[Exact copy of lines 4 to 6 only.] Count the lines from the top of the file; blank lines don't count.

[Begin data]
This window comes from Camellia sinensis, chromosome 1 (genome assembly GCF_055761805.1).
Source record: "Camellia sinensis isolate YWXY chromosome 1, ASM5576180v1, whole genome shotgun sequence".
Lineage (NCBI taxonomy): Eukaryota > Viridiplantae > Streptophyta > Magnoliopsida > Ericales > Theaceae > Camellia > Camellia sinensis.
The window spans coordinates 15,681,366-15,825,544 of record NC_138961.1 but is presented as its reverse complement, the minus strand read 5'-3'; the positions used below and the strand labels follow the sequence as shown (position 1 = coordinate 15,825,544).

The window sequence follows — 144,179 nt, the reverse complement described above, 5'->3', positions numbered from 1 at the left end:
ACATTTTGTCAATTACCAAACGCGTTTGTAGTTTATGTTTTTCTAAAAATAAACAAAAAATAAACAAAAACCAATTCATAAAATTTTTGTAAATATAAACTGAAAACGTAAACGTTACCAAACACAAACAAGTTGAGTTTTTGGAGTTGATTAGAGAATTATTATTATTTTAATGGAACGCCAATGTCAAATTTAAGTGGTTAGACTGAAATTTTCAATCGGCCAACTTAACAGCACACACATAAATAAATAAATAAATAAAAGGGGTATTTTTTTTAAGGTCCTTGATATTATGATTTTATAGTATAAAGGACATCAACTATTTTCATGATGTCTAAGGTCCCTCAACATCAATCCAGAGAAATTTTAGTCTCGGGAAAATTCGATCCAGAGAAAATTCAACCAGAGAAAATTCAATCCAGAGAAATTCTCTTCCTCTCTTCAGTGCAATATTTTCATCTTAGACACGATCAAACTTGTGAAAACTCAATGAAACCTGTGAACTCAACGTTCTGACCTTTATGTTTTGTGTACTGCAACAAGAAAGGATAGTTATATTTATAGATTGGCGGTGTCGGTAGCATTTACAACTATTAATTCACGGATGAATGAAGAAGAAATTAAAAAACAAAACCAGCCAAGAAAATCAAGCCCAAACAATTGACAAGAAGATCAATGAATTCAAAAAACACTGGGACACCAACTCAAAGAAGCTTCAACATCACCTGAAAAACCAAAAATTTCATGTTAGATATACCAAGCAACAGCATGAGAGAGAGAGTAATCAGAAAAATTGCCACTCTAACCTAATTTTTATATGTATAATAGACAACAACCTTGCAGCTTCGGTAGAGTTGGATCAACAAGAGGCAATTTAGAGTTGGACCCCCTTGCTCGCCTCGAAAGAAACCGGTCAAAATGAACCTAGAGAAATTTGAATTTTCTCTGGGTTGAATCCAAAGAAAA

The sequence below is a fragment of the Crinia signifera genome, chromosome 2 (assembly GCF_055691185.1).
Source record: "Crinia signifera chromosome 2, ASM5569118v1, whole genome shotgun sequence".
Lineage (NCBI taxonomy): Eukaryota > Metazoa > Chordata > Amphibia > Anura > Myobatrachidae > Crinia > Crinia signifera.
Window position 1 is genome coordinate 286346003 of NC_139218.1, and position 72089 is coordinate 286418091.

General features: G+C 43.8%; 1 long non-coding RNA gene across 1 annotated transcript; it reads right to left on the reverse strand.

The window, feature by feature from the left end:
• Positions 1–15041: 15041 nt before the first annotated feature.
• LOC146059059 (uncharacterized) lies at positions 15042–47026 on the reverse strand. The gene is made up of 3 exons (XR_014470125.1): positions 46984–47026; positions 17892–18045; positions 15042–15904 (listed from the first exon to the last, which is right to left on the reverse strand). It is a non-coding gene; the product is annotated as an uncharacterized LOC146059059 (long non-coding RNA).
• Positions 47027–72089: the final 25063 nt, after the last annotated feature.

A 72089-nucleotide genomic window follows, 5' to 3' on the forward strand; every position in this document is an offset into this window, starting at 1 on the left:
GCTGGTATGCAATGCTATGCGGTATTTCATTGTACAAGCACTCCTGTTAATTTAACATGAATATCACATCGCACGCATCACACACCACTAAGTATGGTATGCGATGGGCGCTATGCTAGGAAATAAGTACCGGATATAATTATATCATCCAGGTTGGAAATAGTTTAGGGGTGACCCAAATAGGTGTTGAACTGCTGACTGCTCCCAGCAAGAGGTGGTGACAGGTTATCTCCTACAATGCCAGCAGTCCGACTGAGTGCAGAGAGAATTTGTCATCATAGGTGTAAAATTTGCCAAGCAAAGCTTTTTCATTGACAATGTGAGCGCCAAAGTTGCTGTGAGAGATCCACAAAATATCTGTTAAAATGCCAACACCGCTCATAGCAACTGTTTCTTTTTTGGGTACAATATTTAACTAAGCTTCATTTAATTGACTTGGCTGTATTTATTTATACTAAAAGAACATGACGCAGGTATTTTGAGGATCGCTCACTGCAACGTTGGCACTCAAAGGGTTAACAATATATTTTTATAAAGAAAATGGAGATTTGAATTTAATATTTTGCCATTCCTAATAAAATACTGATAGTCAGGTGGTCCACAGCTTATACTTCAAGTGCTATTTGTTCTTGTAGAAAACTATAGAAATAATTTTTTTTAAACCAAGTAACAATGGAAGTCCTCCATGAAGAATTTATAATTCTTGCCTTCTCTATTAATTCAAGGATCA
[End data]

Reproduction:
The window spans coordinates 15,681,366-15,825,544 of record NC_138961.1 but is presented as its reverse complement, the minus strand read 5'-3'; the positions used below and the strand labels follow the sequence as shown (position 1 = coordinate 15,825,544).

The window sequence follows — 144,179 nt, the reverse complement described above, 5'->3', positions numbered from 1 at the left end:
ACATTTTGTCAATTACCAAACGCGTTTGTAGTTTATGTTTTTCTAAAAATAAACAAAAAATAAACAAAAACCAATTCATAAAATTTTTGTAAATATAAACTGAAAACGTAAACGTTACCAAACACAAACAAGTTGAGTTTTTGGAGTTGATTAGAGAATTATTATTATTTTAATGGAACGCCAATGTCAAATTTAAGTGGTTAGACTGAAATTTTCAATCGGCCAACTTAACAGCACACACATAAATAAATAAATAAATAAAAGGGGTATTTTTTTTAAGGTCCTTGATATTATGATTTTATAGTATAAAGGACATCAACTATTTTCATGATGTCTAAGGTCCCTCAACATCAATCCAGAGAAATTTTAGTCTCGGGAAAATTCGATCCAGAGAAAATTCAACCAGAGAAAATTCAATCCAGAGAAATTCTCTTCCTCTCTTCAGTGCAATATTTTCATCTTAGACACGATCAAACTTGTGAAAACTCAATGAAACCTGTGAACTCAACGTTCTGACCTTTATGTTTTGTGTACTGCAACAAGAAAGGATAGTTATATTTATAGATTGGCGGTGTCGGTAGCATTTACAACTATTAATTCACGGATGAATGAAGAAGAAATTAAAAAACAAAACCAGCCAAGAAAATCAAGCCCAAACAATTGACAAGAAGATCAATGAATTCAAAAAACACTGGGACACCAACTCAAAGAAGCTTCAACATCACCTGAAAAACCAAAAATTTCATGTTAGATATACCAAGCAACAGCATGAGAGAGAGAGTAATCAGAAAAATTGCCACTCTAACCTAATTTTTATATGTATAATAGACAACAACCTTGCAGCTTCGGTAGAGTTGGATCAACAAGAGGCAATTTAGAGTTGGACCCCCTTGCTCGCCTCGAAAGAAACCGGTCAAAATGAACCTAGAGAAATTTGAATTTTCTCTGGGTTGAATCCAAAGAAAA